How to Prepare Your Employees For Cold Weather Work

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Cold Weather Work Hazards

 

Winter is here.

For many, that means dressing in layers and keeping warm inside. However, winter time has a whole different meaning for those who work outdoors. In the colder months, workers who are exposed to cold and windy conditions can be at risk of serious health hazards.

 

Related: Shift Rotation, Recognizing Hazards Help Combat Cold Weather at Work

 

Although OSHA does not have a specific standard regarding cold environment safety, under the Occupational Safety and Health Act (OSH Act) of 1970, employers are responsible for protecting workers from recognized hazards that can cause death or serious physical harm, including cold stress.

 

What is Cold Stress?

 

Defining cold stress can depend on what type of environment workers are used to. For those who live in Florida, cold stress could be experiencing freezing temperatures.

But many workers across the nation are used to regular low temperatures, so cold stress could be defined as serious wind chill that causes heat to leave the body more rapidly. Cold-related illnesses and injuries can occur when the body is no longer able to warm itself.

 

Story: 2018 OSHA Top-10 Violations List Released

 

Many employers don’t think cold stress affects their workers until an injury or illness has already happened. Some types of cold stress such as trench foot can happen at 60 degrees or lower.

Cold weather work can lead to the following issues: 

  • Trench Foot: Also known as immersion, trench foot can occur when feet are exposed to prolonged wet and cold conditions. Tingling, pain, and swelling can occur as wet feet lose heat 25 times faster than dry feet. Trench foot can be avoided by providing proper footwear and training employees to recognize these conditions.

 

  • Frostbite: Frostbite is the literally freezing of the skin and tissue. This can lead to permanent damage of the body and even amputation. Loss of feeling or grey/white patches in the skin may indicate frostbite. Always call a medical professional when symptoms are present, as more severe tissue damage can occur if the body is not re-warmed properly.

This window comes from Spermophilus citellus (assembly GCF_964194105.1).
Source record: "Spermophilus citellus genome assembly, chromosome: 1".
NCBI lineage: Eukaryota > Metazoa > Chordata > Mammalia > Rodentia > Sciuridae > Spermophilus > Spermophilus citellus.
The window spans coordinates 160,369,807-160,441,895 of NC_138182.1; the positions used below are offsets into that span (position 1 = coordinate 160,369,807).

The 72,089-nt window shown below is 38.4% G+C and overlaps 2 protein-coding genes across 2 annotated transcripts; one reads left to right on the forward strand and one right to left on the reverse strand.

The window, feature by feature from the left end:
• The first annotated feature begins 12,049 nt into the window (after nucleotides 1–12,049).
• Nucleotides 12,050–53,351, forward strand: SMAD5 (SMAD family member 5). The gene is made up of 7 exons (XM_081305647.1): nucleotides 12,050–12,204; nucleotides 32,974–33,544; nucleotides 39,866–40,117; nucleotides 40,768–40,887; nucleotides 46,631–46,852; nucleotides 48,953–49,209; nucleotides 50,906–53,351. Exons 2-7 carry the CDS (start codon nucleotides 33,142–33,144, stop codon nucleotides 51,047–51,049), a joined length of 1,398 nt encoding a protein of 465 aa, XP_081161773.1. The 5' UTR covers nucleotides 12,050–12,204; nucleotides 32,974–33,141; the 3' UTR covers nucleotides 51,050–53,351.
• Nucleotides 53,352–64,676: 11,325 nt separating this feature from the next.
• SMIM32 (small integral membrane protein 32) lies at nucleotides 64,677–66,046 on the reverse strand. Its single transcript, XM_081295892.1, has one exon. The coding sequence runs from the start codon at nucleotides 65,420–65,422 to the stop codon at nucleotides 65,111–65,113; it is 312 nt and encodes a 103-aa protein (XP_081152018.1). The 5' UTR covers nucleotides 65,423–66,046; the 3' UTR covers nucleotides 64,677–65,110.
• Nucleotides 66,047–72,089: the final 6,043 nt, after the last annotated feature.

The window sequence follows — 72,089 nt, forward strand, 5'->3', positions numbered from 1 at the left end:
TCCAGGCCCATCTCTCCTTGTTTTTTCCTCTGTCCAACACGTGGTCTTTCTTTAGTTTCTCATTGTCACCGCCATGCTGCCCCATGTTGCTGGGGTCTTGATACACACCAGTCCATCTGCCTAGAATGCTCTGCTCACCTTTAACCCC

• Hypothermia: Hypothermia occurs when the body’s temperature drops below 95 degrees. Prolonged exposure to the cold can use up energy, making the body unable to warm itself. Although hypothermia is more likely at low temperatures, it can even occur in mildly cool temperatures (above 40 degrees). This is why short shift rotation and breaks are important.

 

How to Prevent Cold Stress

 

OSHA recommends the following procedures for keeping employees warm and avoiding illness or injury during cold weather work:

  • Employers should train workers. Training should include:
    • How to recognize the environmental and workplace conditions that can lead to cold stress.
    • The symptoms of cold stress, how to prevent cold stress, and what to do to help those who are affected.
    • How to select proper clothing for cold, wet, and windy conditions.

  • Employers should:
    • Monitor workers physical condition.
    • Schedule frequent short breaks in warm dry areas, to allow the body to warm up.
    • Schedule work during the warmest part of the day.
    • Use the buddy system (work in pairs).
    • Provide warm, sweet beverages. Avoid drinks with alcohol.
    • Provide engineering controls such as radiant heaters.

 

Keep your employees safe and healthy year-round with regular medical surveillance from Worksite Medical. We provide on-site medical testing that will help you remain OSHA-compliant — and avoid costly health violations and penalties.

Give us a call this winter at 1-844-OCCUMED, or email/chat with us today!

 

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